Suffering: The Standard of Leadership

When we became vocational ministers, we envisioned leading people to Jesus; we anticipated families finding healing; we dreamed of lives restores and hearts redeemed. The hard truth is that while that is true, much of the time, for every spiritual high, there is a corresponding low. Life is made up of the tension between joy and sorrow, challenge and ease, and ministry, vocational or otherwise, is part of that.

In our coaching call this morning, Josh talked about the reality that suffering will always be part of our lives, in fact, as leaders, suffering is the standard. This should surprise us, really. Scripture tells us that Jesus learned obedience through the things he suffered (Hebrews 5:8). And also tells us that we are to be conformed to his image (Romans 8:29). But we shouldn’t think that we suffer without reason. God always uses our suffering for His glory or our good.

We are afflicted in every way, but not crushed;
perplexed, but not driven to despair;
persecuted, but not forsaken;
struck down, but not destroyed…
2 Corinthians 4:8-9


Here are four circumstances of suffering we may find ourselves in and some key reminders of God’s promises.

  1. “I am in pain.”

It seems to me when it comes to pain, we can pay now or pay later. Today’s pain might be practicing the discipline we know we need. It might be denying a temporary pleasure we know we’ll regret. It might be admitting a wrong so that healing can begin. Paul tells us we will be afflicted but not crushed. Our level of suffering can define our capacity for growth.

“God whispers to us in our pleasures, speaks in our conscience, but shouts in our pains: it is his megaphone to rouse a deaf world.” –C.S. Lewis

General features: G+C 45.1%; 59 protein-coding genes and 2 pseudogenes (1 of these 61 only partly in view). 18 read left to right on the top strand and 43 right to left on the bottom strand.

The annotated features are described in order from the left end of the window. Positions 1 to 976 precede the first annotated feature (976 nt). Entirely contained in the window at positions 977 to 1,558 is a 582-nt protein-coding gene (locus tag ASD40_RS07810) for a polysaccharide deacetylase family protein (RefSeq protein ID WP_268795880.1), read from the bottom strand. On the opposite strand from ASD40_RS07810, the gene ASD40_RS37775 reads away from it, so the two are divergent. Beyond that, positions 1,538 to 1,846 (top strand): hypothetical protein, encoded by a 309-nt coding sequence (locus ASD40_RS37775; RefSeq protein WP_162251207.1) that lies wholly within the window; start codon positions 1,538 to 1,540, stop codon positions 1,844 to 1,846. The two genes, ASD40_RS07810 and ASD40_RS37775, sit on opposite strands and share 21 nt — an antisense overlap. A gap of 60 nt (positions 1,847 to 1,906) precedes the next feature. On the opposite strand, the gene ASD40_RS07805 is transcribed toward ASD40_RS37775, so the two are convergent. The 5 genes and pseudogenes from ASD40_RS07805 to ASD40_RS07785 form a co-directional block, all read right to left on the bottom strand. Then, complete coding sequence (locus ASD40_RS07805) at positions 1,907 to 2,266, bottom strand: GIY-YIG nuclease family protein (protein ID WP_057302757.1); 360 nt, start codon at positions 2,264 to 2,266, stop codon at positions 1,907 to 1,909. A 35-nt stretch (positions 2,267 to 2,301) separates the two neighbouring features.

“He will wipe away every tear from their eyes, and death shall be no more neither shall there be mourning, nor crying, nor pain anymore, for the former things have passed away.” Revelation 21:4

  1. “I don’t know what to do.”

Many times we equate success with God’s blessing and suffering with its absence but we won’t find that anywhere in Bible. Success or failure is completely separate from God’s love and approval. Keep doing the next right thing. And after that, do it again. In ministry, we will find ourselves perplexed but not despairing.

“So teach us to number our days that we may get a heart of wisdom.” Psalm 90:12

  1. “I didn’t do anything wrong.”

If you are a leader, chances are someone is unhappy with a decision you’ve made. Depending on the role that person plays, their unhappiness can significantly impact you: you might be anxious and fearful about future decisions, you might feel angry and resentful that they’ve questioned your ability or leadership; you might feel guilty or ashamed that you’re feeling anxious or angry! Confidentially sharing our pain with other pastors is a gift of our connectedness. They say a burden shared is a burden halved. A trusted confidante or coach can make a big difference. We will be persecuted but not forsaken.

“Blessed are those who are persecuted for righteousness’ sake, for theirs is the kingdom of heaven. Blessed are you when others revile you and persecute you and utter all kinds of evil against you falsely o my account. Rejoice and be glad, for your reward is great in heaven.” Matthew 5:10-11

  1. “I am at rock bottom.”

The Kingdom of God is revealed in suffering. If the place you find yourself is at the bottom you can be confident that God is at work. But change may still be needed. Change doesn’t take place unless we are so dissatisfied with our present that we risk the suffering of something new. We can be complacent or courageous. It will require us to dig deep and remember that these are the good works that God prepared in advance for us to do when we are struck down but not destroyed.

“Behold, I have given you authority to tread on serpents and scorpions, and over all the power of the enemy, and nothing shall hurt you.” Luke 10:19


If we will do the hard work of finding our deepest source of pain, we can use that to inform our goals and our actions.


2 Comments Add yours

  1. Chris GMAIL says:

    Excellent, really excellent counsel – reveals your pastors heart for those you lead. Chris Neilson

    Sent from my iPhone


    Liked by 1 person

    1. Thanks for your encouragement. It was from a devotional that Josh Conn gave that morning.


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